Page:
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Wednesday, 15 October 2003
Page: 21555


Mr RIPOLL (7:48 PM) —Recently many Australian home owners and investors have been excited, and rightly so, to learn their homes have considerably increased in value. Prima facie, this is good news for Australians, who seemingly are all that little bit richer. Below the surface, however, serious problems linger and could erupt if interest rates rise as is expected later this year. There are dangers for home owners, charmed by the higher and higher valuations that do not represent the core value of real estate. A blanket rise in the price of housing does not equate to the real value across all regions. Many Australians keen to sell their homes to make a considerable profit soon realise that it will cost them just as much, if not more, to find a new home in the same area—without taking into account the added cost of legal charges and taxes.

At the end of the day we all need a roof over our head. Thus far it seems that only investors are likely to benefit from the housing surge in terms of capital growth. At the opposite end of the scale are ordinary Australian families, now faced with a huge increase in the cost of housing. For some, this has created desperate circumstances. Areas such as Ipswich, west of Brisbane, have been traditionally characterised by inexpensive housing, ideal for young families or those at the lower end of the housing market spectrum. Not too long ago a house at the bottom of the market in Ipswich could have been purchased for around $80,000. This figure has now shot up to well over the $100,000 mark—more commonly as high as $120,000 to $150,000. This has crushed the dream of young families—that great Australian dream of owning your own home.

For home buyers, this has been exacerbated by the proportion of tax that accumulates on the price of buying a new home. On average, a family wishing to build a home will pay at least 20 per cent tax on top of the price of their home. The first home owners grant does absolutely nothing to counter this either. In fact, it simply means that sellers are aware that there will be buyers with an extra $7,000—and sellers soon adjust their asking price accordingly. The grant does nothing but make houses more expensive. According to the latest figures on the use of the first home owners grant, infants and young children have been able to buy their first home before they can even walk. This is another failure of this scheme, which was ill conceived by a desperate and panicked government. The scheme has not been effective. It has helped many people into million dollar homes. There have been scams where family members sold homes to each other to benefit from the grant—while leaving out in the cold many other families that were in need but did not qualify because of bureaucratic detail.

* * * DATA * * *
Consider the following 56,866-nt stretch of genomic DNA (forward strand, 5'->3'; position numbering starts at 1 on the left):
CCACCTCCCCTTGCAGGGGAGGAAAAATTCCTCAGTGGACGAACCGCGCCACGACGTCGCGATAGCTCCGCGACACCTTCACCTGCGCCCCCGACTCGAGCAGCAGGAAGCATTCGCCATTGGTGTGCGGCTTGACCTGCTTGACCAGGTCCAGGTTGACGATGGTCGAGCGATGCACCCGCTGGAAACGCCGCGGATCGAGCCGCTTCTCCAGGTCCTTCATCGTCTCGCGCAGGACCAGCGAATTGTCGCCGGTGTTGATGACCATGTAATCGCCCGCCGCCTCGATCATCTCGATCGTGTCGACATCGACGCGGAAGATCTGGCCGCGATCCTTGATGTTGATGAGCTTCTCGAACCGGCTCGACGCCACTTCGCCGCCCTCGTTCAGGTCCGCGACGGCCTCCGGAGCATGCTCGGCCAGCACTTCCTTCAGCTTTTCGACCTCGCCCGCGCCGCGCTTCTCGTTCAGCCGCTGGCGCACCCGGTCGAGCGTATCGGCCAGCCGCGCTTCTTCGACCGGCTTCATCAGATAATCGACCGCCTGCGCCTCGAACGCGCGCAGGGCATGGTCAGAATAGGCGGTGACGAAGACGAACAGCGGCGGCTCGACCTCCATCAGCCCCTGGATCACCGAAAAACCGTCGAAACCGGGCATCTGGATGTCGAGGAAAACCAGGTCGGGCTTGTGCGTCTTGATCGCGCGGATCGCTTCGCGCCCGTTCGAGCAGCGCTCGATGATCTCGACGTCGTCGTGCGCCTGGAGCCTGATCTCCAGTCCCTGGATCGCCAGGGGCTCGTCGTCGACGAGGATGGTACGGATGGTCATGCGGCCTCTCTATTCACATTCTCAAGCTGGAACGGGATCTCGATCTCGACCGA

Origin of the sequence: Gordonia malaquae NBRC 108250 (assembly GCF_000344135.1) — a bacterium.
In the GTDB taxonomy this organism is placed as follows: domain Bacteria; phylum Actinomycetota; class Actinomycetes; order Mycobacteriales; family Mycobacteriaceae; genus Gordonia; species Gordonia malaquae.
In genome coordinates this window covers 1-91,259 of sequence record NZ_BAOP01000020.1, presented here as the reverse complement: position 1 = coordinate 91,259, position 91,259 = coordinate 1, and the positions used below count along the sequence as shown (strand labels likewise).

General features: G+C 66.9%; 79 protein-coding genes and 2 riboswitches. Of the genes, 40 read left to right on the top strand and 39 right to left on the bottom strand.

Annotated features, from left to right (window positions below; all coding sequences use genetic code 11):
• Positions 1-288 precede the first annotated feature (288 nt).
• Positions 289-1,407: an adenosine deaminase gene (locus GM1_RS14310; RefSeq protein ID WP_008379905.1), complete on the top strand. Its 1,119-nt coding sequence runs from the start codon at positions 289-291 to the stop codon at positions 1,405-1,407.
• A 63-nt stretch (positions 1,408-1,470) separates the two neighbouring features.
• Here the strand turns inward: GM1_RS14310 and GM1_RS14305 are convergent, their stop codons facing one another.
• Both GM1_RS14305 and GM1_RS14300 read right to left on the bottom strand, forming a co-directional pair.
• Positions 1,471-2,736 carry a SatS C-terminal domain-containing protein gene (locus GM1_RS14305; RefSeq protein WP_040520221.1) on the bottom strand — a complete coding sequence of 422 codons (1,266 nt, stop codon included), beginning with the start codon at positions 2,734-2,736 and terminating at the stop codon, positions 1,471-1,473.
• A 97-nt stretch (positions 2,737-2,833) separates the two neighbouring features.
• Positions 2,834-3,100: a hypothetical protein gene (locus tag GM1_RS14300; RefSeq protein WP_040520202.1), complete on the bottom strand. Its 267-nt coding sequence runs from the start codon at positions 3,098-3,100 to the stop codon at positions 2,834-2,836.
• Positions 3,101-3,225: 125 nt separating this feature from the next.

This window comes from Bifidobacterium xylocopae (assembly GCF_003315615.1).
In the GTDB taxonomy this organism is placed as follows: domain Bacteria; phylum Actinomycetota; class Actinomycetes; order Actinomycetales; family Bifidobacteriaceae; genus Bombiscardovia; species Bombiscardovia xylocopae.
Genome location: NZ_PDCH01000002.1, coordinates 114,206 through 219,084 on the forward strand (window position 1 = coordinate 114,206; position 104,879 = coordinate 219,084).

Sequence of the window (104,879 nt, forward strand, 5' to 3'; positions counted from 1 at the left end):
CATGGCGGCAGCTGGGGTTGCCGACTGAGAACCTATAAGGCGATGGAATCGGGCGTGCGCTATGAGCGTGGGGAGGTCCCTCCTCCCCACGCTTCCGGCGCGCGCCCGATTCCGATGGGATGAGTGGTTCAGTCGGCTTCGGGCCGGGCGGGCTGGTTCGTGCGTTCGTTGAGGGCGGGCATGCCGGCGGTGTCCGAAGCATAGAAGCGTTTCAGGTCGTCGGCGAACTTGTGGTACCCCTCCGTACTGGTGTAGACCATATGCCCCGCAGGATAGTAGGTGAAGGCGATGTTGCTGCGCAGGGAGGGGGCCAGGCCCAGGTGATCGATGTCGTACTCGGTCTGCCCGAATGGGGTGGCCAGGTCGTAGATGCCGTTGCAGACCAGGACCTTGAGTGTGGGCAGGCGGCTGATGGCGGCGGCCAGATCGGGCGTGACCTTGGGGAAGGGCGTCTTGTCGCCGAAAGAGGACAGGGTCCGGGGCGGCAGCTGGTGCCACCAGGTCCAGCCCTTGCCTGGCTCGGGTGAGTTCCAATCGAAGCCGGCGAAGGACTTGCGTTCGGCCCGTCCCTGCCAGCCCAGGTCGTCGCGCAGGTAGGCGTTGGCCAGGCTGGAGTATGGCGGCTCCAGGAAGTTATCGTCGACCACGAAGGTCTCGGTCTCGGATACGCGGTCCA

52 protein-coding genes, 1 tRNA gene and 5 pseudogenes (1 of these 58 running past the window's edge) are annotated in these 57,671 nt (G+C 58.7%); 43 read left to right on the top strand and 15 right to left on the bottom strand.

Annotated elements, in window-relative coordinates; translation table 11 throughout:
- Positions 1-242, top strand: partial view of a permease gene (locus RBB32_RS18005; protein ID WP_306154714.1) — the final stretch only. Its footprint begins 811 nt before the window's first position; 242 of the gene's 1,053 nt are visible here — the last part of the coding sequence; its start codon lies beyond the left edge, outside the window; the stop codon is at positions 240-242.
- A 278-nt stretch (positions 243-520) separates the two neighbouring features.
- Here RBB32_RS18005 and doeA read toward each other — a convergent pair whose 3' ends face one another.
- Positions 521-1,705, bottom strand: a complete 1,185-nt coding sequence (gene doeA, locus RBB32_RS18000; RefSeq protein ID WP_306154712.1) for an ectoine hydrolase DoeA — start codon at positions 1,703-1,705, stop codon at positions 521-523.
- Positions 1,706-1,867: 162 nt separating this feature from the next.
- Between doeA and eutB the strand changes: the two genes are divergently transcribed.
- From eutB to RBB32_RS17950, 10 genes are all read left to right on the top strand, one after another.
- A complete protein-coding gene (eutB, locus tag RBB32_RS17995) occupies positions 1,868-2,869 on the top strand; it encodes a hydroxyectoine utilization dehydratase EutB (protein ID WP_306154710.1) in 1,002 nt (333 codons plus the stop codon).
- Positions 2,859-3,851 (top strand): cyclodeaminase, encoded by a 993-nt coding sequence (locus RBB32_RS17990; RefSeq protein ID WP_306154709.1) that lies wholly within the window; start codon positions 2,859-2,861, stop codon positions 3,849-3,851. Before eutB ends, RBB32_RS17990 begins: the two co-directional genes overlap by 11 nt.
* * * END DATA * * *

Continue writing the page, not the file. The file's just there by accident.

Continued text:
Queensland is in desperate need of more public housing and it needs a federal government prepared to make housing an issue for this to be funded properly. There has been a huge reduction in federal government funding under the Commonwealth-State Housing Agreement, which is in part responsible for the diminishing stock of public housing. A significant cause of the housing shortage in Queensland is interstate investors making the pilgrimage to the sunshine state. Southerners, who are not concerned with a 40-minute drive or longer to the CBD, are keen to buy properties in areas such as Ipswich and other outer city localities, and they are willing to pay a premium to do so. This pushes up the average price of previously low-cost housing. For locals who wish to purchase cheap housing, this prices them out of the market and further pushes them to outer regional areas in order to find affordable housing. For many, even this is not an option as moving away from convenient locations and transport means moving away from employment. The only alternative remaining is to rent. Even working couples on average incomes are finding it difficult to break into the home ownership market unless they have significant savings, which in these days of record credit card debt and with national savings at an all-time low are hard to achieve.

There is a lot of pressure on Australian families trying to get ahead, especially in such an unstable and unpredictable market. For young people, new to the workplace and on basic wages of, say, $30,000, home ownership is now only a fantasy. Since the election of the Howard government in 1996, life has become just that little bit more difficult for the average Australian family. Whether it is the rising cost of health care, the swelling costs of education and HECS related debt, the credit card debts at all-time highs or the shifting goalposts for family payments, life has got just that little bit more difficult for ordinary people in this country. It is important to put the current housing market into perspective and to acknowledge that it is not necessarily a positive position for all Australians. For many Australian families, now is a difficult time. Those who have not benefited from increased property values need the government to work hard to help them.